The Year Without a Santa Claus–This was my favorite stop-motion movie as a kid. I never saw the live action update and have always wanted to, but I know it just won’t compare. It’s cheesy, yeah, but the songs are so catchy. Also the premise is kind of neat. Christmas isn’t in danger because of something catastrophic, it’s just that Santa is feeling under the weather and needs a break. The guy has the most demanding job like, ever, so I can understand.

Nightmare Before Christmas–Is this a Halloween movie? Or a Christmas movie? Ehhh I’m going to lean towards Christmas, since that’s when all the action takes place. It meshes my two favorite holidays with awesome music and amazing stop motion by Tim Burton before he got too full of himself and Tim Burton’d himself all over the Tim Burton Movies. And before Johnny Depp and Helena Bonham Carter, even though they both are fantastic they are both SO overused it hurts my eyes. Nightmare is a golden time for Tim, and one we should all remember.

Scrooged–I love this movie. It’s laugh out loud funny and the ONLY version of A Christmas Carol that I can actually stomach. And in these days of big business sucking the souls out of us all, it rings true even louder today. Bill Murray is just at his best and funniest, years before he’s become somewhat of a cult icon that is moreso stuck in a movie for an inside joke (Zombieland…) than anything else.

Elf–I remember when the previews for this first came out and I said “woah, this is going to tank BAD.” And then it didn’t. Oh holy wow did it not tank. I finally watched it on DVD after it came out and, while I’m not the biggest Will Ferrell fan, I fell in love with this adorably hilarious movie. You can tell that some of the lines are improvised–much like in Anchorman, another film I love of Ferrell’s–and the situations and dialogue are just downright funny. It also doubles as a movie you can watch with the whole family, since any of the more adult jokes will definitely fly over the kids’ heads.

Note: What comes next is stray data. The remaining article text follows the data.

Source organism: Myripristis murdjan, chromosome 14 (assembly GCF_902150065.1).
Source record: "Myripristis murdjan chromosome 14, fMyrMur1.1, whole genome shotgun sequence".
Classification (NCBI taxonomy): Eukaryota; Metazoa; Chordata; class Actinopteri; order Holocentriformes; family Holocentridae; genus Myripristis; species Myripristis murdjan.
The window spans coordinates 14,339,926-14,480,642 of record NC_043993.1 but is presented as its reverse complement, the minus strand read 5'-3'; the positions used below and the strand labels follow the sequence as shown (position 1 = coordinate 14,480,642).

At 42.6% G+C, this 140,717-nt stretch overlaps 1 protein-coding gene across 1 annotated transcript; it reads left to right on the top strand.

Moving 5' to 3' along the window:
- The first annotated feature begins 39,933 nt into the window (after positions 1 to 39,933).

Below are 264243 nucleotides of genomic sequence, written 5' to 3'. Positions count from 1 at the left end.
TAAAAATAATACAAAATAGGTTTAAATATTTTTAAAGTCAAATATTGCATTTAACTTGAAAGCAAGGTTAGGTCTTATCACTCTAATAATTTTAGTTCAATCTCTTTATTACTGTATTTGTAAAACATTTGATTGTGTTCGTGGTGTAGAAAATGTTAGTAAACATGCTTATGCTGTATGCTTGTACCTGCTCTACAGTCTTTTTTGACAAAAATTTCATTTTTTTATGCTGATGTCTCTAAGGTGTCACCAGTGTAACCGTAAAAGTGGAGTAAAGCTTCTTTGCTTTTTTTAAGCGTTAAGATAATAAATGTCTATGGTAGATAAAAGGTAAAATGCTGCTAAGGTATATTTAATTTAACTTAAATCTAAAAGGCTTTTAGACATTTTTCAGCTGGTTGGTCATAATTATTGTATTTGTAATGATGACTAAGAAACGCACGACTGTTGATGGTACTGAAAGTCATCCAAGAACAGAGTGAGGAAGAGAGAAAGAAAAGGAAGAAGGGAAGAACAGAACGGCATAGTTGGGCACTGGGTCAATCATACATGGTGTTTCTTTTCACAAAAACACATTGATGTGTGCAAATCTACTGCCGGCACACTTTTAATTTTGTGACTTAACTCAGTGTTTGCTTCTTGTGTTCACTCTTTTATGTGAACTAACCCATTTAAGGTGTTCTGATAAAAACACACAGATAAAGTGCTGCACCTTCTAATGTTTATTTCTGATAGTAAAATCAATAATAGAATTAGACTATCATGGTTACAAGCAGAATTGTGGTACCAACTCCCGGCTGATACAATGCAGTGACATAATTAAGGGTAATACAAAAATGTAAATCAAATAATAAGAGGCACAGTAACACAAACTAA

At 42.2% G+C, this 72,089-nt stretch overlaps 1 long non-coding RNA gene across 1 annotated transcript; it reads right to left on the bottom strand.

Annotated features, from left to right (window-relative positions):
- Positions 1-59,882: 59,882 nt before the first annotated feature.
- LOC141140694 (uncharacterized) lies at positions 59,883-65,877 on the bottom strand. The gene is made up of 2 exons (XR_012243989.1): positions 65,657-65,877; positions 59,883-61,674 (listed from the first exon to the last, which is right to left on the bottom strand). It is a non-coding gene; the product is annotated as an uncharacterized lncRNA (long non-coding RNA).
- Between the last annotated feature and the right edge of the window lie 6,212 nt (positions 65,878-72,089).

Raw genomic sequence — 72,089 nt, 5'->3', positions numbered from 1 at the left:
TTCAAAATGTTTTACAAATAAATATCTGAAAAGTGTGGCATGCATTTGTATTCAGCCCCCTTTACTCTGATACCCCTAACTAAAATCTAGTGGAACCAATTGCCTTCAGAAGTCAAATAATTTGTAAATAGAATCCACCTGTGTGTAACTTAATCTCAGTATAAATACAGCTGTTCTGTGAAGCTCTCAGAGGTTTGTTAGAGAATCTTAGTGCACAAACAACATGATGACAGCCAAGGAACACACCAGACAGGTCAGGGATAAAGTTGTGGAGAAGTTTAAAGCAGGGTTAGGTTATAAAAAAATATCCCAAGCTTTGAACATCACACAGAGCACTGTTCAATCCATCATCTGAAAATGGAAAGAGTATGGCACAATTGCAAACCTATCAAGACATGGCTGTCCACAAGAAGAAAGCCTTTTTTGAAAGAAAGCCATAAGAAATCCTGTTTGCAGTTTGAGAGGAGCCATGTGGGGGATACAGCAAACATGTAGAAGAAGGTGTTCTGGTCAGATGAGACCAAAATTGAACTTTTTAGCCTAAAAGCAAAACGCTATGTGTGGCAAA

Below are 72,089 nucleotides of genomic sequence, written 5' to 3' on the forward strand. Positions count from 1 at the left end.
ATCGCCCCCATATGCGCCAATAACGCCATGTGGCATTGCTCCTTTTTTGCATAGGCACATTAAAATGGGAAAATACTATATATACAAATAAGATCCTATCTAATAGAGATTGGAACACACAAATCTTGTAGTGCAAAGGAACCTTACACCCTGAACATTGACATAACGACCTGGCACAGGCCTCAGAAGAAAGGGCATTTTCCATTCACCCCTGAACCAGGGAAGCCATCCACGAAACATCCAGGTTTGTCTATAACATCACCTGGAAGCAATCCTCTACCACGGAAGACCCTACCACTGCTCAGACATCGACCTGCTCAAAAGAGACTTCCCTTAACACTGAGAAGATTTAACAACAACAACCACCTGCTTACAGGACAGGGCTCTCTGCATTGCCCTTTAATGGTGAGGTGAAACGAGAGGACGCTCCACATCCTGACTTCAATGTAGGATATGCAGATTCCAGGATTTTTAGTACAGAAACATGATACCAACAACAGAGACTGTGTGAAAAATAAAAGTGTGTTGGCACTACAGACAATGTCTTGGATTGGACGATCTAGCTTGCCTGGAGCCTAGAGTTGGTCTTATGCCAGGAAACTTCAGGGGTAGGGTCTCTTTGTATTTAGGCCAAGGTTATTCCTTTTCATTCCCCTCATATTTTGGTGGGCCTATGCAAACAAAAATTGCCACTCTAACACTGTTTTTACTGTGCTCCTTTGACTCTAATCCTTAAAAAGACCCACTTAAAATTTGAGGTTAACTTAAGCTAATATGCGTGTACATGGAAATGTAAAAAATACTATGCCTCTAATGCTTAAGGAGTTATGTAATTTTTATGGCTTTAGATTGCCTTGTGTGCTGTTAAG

Love, Actually–I just love this movie. The perfect CCF. The storylines run the gamut from adorable to heartbreaking and it’s all good. Plus British Accents. Disregard Hugh Grant. Focus on Alan Rickman and Liam Neeson and That Guy From Walking Dead and Laura Linney and even Kiera Knightly a little bit. It’s all good.

Runner Up: Rudolf the Red Nosed Reindeer–I can’t handle it now, but it was my favorite as a kid. Though it kind of perpetuates the whole “people will hate you until they need you” playground crap.

The Engagement Story


The first picture ever taken of us, a few days before we were officially “a couple”
Rocky Horror Cast Party, 2012

I remember once, early on in our relationship, Cory and I were in the car going somewhere and a hot air balloon quietly bobbed itself into our line of vision on the highway.

“You know, I think my ideal proposal would be in a hot air balloon.” The moment the words came out of my mouth, I immediately regretted them. We had only been dating a few weeks, maybe a month at most, and if my years of 20-something dating experience had taught me anything, it was that you do NOT utter anything having to do with the “M Word” to a post-college guy. The mere idea incites visions of running into their brains and proposal pressure. How could I be so dumb? I was ruining this fledgling relationship before it had even begun!